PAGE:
The bread-and-butter chords that we play every day
Chord construction - triads
Chord Construction 1: Triads
Triads, as the name implies, are chords made up of three notes. The basic chords that most guitarists learn from day one–C chords, G chords, etc.–are, for the most part, triads. Minor chords are also triads. In short, any time you see a chord name that does NOT have numbers following its letter name, that chord is most likely a triad. When you see 7′s, 9′s, etc. in your chord names, you are most likely dealing with chords that contain more than three notes, which will be covered in subsequent lessons.
“But there are 6 strings on the guitar, and 6 notes in this E chord (or G chord, or whatever chord). How is that a triad?”
To put it simply, in an E chord, there are 3 “E” notes, 2 “B” notes, and one “G#” note. So even though the chord contains 6 notes, there are actually only 3 different notes.
We’ll use a C major scale for our first examples, and we will number each step, or “degree” of the scale. Then, to build our triads, we simply take the 1st, 3rd, and 5th steps from the major scale of the same key. So in the case of C major, we will use the C, E, and G notes.
Major Triads: 1, 3, 5
Put the C, E, and G notes together just as they are, and you have a “C Major triad.” Or, in other words, “a C chord”. You don’t have to call it a “C major triad”–you can just call it a C chord.
Hear the sound of a C major triad:
If, for example, you wanted to make a Bb chord, you would simply refer to the Bb major scale, and take the 1st, 3rd, and 5th steps. It’s the same concept for every key.
Minor Triads: 1, b3, 5
To create a minor triad, we take the same three notes, but in this case, we lower the 3rd degree by 1/2 step…in other words we “flat” the third degree. In the case of C, the 3rd degree is an E, so to make a minor triad, we lower that E to an Eb. The other notes stay the same. So a Cm (“C minor“) triad is made up of C, Eb, and G.
Hear the sound of a C minor triad:
Note that this flatted third degree is the defining characteristic of minor chords–it’s what makes minor minor. Any chord that has a flatted 3rd degree, and a natural (not flatted or sharped) 5th degree is a minor chord. And likewise, anything that is referred to as “minor” (a scale, a chord, a key) has a flatted 3rd and a natural 5th. There can be all kinds of variations within the other notes of the chord or scale (resulting in many different kinds of minor chords and scales), but a flatted 3rd and a natural 5th together will always be “minor.”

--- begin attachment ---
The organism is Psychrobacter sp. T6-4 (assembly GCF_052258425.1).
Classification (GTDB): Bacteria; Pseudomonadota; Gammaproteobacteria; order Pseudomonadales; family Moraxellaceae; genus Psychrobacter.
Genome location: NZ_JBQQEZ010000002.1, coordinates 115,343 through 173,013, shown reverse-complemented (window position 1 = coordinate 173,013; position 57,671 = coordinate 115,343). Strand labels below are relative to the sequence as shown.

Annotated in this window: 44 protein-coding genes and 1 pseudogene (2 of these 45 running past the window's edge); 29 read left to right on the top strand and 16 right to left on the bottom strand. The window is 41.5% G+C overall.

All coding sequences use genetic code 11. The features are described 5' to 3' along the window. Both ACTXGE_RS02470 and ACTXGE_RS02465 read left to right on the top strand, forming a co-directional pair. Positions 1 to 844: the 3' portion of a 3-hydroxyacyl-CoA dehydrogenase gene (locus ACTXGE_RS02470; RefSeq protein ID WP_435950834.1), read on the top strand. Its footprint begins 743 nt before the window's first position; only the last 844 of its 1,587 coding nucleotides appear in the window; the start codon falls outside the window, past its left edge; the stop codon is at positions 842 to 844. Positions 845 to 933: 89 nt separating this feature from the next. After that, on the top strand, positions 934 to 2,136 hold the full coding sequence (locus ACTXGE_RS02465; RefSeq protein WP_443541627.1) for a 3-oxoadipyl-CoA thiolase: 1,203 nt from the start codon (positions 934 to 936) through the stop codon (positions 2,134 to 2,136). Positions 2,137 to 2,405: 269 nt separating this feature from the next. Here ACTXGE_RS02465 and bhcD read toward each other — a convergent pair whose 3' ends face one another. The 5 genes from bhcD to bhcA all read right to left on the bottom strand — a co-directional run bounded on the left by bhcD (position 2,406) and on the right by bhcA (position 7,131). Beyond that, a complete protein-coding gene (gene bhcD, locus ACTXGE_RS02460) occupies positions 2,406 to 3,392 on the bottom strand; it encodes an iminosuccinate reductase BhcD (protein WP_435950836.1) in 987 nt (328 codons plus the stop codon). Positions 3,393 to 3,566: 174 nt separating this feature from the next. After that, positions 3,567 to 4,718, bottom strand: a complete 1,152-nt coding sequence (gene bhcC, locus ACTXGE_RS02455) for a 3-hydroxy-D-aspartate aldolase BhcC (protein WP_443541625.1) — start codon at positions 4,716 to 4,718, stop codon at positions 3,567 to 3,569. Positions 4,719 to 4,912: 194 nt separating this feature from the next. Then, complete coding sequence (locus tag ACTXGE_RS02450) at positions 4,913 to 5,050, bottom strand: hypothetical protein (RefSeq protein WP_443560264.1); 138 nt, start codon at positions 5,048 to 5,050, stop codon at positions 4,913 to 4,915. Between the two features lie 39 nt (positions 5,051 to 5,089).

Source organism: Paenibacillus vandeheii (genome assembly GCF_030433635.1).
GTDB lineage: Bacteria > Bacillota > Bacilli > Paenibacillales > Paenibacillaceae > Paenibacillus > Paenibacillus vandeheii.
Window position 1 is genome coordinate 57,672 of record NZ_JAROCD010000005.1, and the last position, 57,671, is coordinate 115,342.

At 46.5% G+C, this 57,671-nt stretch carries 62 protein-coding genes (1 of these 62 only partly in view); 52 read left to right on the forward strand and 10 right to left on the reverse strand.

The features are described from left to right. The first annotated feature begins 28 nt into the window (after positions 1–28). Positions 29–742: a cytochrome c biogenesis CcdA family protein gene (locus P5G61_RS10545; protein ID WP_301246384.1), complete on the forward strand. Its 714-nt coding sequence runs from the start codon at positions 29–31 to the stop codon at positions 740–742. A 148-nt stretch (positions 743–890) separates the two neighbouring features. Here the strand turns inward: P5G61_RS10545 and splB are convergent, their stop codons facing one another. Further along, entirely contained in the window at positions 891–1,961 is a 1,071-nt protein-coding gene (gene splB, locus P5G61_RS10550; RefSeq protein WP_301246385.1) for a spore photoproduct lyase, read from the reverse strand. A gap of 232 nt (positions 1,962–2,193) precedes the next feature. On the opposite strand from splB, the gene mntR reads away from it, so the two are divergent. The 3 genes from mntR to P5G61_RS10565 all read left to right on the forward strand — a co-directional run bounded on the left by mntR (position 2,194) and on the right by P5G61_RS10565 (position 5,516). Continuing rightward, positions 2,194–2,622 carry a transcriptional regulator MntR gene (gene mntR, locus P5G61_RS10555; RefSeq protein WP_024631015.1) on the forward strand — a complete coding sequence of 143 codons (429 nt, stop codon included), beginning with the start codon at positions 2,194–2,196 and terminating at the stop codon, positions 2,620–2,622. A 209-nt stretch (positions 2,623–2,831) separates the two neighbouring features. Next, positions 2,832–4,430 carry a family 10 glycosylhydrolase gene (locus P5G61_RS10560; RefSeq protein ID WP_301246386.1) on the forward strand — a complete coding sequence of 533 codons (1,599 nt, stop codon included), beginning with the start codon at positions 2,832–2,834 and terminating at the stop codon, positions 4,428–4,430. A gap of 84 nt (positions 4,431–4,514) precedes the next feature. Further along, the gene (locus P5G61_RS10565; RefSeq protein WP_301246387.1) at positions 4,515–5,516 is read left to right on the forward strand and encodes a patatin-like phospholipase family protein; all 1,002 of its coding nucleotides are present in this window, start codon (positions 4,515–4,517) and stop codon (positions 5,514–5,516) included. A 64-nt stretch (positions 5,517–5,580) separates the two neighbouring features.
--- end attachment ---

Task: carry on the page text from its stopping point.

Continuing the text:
Less common triads: Diminished and Augmented
You may have occasionally run into diminished and/or augmented chords, but overall they are relatively rare outside of the worlds of jazz and classical music. Interestingly enough, it seems to me that the Beatles and the Grateful Dead used these chords more than most popular artists. They are odd-sounding chords, especially when heard on their own and out of context. But they are very useful chords and can sound quite beautiful when used appropriately. They can be described as “tension” chords, meaning that they have a dissonant sound that has a sort of gravitational pull toward another chord (known as “resolution”).
Diminished: 1 – b3 – b5. A diminished triad (abbreviated as “dim” in chord symbols, also sometimes with a tiny circle, like the symbol for degrees (as in temperature)). It is created by flatting BOTH the 3rd and the 5th. So a “C diminished triad” would be made of C, Eb, and Gb.
Hear the sound of a C diminished triad:
Diminished chords sound strange, but they are very important chords, and will be covered at length in future lessons on HCG. They rarely if ever stand alone…they are almost always followed by a more “normal” sounding chord.
Hear the sound of C diminished, followed by a Db chord:
Augmented: 1 – 3 – #5. An augmented triad is created by leaving the 3rd alone, and raising the 5th by 1/2 step (“sharping” it). It is abbreviated as “aug” in chord symbols, and is sometimes symbolized with a “+”.
Check out what a “C augmented triad“–spelled C, E, G#–sounds like:
And yes, that’s another weird-sounding one when it’s by itself. But check out what a C augmented chord sounds like when it’s followed by an F chord: